“You might test it by opening the door.” Folie smiled, but there was fear in his eyes.
That’s how he faces down fear, Rhing thought on his way to the door.
A sheet of rainwater greeted him. In an instant his front was even wetter than his back. But when he closed the door and looked down, he could see that the floor matting was dry.
“Satisfied!” cried a jubilant Folie.
Rhing leaned against the wall to steady himself. Here was power beyond his comprehension. A magical working that both thrilled and menaced him. And all the while the charm remained unaffected.
“I wonder if the spell has preserved the larder?”
Reminded of his own hunger, Rhing said, “I’ll light a lamp and we can explore. The kitchen stair may have survived the collapse.”
The rooms on either side of the passage were as tidy and finely appointed as showroom displays, he observed, or museum dioramas.
The corridor ended where the traverse wall had buckled and pulled down the ceiling. Unlike Folie, Rhing could not detect the spell-energy clinging to the wreckage. He nevertheless remarked the singular manner in which magic kept the swirling wind and lashing rain from entering through cracked walls and burst windows. Kept the house timbers from flexing and binding, or any draft from harrying his lamp’s flame.
“We could try around back,” said Folie without enthusiasm, giving the debris a kick.
Having lost his appetite for what they might find in the pantry, Rhing said, “I can contribute four ounces of ewe cheese and several poppy seed cakes.”
“And I’m willing to share an apple, two hard boiled eggs, and part of a dry sausage.”
“Today and tomorrow, if you ration carefully.” The prospect pained them both, but there was no dissent. When necessary, as now, both had gotten by on less.
Then matters grew even darker. Once they’d returned to the gallery and Rhing was snuffing his bronze lamp, he noticed that it was engraved with the Renshaw device of three crows dancing on the hub of a circle.
“Considering the ruination,” Rhing said, “the crown sentence went beyond confiscating the Renshaw estate.”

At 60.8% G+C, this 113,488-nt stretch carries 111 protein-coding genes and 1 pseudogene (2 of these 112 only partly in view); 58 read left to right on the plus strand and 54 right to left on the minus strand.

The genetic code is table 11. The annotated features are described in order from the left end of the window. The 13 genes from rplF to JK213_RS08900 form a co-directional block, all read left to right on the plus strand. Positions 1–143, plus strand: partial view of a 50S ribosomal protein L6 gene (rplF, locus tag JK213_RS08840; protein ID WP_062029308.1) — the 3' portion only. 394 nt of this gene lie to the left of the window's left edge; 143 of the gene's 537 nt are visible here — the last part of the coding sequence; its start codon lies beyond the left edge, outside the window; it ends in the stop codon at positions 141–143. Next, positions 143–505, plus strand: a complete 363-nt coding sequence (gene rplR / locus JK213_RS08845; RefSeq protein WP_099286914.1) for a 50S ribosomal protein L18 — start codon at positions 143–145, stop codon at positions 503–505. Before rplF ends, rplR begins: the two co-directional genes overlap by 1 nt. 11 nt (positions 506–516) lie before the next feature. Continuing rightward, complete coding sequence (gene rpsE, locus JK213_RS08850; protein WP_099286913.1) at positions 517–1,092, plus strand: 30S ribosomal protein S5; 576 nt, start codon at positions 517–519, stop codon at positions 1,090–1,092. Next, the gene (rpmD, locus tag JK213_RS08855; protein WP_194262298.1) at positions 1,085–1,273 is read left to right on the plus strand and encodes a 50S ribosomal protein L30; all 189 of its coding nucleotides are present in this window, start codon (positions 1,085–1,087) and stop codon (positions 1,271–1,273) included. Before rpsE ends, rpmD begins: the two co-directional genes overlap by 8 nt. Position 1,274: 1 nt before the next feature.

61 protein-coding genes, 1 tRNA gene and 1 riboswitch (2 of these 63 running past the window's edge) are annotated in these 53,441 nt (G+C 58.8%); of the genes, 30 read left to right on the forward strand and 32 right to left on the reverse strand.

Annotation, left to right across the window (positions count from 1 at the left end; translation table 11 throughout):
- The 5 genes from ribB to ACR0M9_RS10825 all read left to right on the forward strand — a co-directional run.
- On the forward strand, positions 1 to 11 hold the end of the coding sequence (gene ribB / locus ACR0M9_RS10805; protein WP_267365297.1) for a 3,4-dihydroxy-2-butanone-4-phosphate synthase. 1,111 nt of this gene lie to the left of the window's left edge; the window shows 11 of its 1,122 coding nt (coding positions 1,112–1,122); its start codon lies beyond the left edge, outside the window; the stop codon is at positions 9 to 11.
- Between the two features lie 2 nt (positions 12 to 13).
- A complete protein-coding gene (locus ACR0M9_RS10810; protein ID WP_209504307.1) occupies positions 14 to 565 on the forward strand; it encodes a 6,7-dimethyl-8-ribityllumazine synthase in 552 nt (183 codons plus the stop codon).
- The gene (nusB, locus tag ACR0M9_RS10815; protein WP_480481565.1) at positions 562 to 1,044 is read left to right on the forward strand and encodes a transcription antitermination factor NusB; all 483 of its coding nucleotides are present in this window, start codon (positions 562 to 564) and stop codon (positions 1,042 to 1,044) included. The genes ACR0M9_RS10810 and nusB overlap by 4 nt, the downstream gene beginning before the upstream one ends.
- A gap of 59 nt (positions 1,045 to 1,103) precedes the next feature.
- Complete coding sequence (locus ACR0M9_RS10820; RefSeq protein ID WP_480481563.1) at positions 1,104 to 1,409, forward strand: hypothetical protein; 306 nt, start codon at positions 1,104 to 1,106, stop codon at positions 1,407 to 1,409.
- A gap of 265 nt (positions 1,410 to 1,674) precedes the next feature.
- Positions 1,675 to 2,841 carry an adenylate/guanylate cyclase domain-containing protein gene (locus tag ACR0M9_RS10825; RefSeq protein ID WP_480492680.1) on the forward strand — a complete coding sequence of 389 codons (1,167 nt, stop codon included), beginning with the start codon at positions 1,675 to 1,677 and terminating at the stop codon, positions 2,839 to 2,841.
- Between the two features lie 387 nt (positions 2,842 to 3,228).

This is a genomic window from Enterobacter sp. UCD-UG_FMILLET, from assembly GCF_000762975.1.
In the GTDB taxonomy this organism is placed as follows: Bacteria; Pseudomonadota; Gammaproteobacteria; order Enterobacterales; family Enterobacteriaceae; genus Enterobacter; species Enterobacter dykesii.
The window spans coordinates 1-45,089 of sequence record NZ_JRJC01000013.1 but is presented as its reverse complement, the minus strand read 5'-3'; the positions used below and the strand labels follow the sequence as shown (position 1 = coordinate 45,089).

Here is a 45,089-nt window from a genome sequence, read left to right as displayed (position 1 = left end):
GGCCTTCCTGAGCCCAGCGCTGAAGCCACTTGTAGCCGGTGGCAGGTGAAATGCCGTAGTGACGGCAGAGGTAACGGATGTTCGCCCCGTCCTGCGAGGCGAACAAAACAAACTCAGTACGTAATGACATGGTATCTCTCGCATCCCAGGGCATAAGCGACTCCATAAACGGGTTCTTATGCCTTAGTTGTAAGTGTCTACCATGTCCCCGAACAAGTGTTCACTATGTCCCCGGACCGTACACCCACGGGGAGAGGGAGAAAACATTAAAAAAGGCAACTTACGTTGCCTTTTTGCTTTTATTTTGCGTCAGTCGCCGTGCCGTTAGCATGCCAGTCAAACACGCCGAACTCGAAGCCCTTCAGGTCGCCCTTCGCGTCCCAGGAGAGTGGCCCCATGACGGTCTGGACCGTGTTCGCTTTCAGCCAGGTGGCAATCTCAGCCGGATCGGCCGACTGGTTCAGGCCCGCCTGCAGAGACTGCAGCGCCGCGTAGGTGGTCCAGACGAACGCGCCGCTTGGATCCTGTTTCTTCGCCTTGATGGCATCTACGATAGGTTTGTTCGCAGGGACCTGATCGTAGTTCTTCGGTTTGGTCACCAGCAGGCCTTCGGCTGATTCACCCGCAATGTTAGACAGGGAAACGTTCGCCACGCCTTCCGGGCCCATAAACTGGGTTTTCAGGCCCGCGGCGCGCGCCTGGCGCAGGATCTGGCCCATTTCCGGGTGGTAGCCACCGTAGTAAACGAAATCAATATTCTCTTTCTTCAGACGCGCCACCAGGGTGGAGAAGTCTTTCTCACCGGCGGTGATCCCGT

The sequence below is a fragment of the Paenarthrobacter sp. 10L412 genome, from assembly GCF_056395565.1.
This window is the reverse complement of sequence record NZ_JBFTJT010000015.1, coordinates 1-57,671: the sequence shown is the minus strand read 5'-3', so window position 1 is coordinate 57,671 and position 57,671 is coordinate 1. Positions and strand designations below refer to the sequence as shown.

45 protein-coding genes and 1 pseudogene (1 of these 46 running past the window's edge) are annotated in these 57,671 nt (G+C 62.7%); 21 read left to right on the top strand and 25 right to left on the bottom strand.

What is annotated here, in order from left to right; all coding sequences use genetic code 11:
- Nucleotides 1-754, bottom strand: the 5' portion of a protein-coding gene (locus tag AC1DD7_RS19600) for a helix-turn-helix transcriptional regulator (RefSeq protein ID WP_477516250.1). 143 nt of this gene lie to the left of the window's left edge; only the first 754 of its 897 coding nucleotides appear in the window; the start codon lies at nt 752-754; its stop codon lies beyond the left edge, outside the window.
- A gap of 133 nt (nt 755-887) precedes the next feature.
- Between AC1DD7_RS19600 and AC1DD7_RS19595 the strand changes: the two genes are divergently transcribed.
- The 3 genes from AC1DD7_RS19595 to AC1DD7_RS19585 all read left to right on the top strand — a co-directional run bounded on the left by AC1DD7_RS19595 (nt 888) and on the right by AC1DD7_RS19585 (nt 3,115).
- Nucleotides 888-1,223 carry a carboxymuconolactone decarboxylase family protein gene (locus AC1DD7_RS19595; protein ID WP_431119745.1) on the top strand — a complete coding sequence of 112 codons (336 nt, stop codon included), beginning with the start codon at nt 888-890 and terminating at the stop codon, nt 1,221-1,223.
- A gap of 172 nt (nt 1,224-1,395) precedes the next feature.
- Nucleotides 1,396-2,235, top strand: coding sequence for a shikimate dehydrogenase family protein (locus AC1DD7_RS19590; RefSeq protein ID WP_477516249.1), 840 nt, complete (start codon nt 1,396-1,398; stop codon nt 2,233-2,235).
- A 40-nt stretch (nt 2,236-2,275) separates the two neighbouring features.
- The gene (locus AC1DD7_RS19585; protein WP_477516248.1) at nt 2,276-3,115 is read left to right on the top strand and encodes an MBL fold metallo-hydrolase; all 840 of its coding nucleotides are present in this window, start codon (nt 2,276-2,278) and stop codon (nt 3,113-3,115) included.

“Master Delemy wouldn’t have blundered in here,” groaned Folie, snatching up his kit. “He’d have read the signs.”
“You are the apprentice not the master…”
They both felt the prick and pinch of anxiety, and were a bit wobbly. But standing at the door, packs in hand, they paused. Outside rain was pelting down, wind was swirling and flailing. Crackling lightning stabbed randomly at the bleak, hard wet plain.
“No shelter or windbreaks out there,” he said, letting go of the door handle.
“Ten steps and we’d be half-drowned…”
They turned and looked at the fireplace, where tongues of flame harmonized.
“A pity to squander your handiwork…” he said.
“We are only staying the one night…”
Then it came to Rhing: “Think again! If all Renshaw property was forfeited to the crown, they no longer have any ownership rights. It’s probable they are forbidden to enter this house.”
Folie grinned and patted him on the back. “Well reasoned! Even so, let’s also give luck a vote.”
Whereupon he flipped two coins in the air and declared: “Even!”
When he won, the apprentice chirped, “We stay!”
“I’d have said the exact same if the coins had come up odd.”
Folie, threatened with disappointment, aimed a sulky look at Rhing. “You aren’t going to start nitpicking, are you?”
“No; we both think it was fairly done, so it’s decided.” Still, Rhing was not easy on the elegant brocade couch until he held the dagger charm. If danger came to call, he would not be taken unawares.
The complete version of “Folie and Null” appears in Black Gate 14.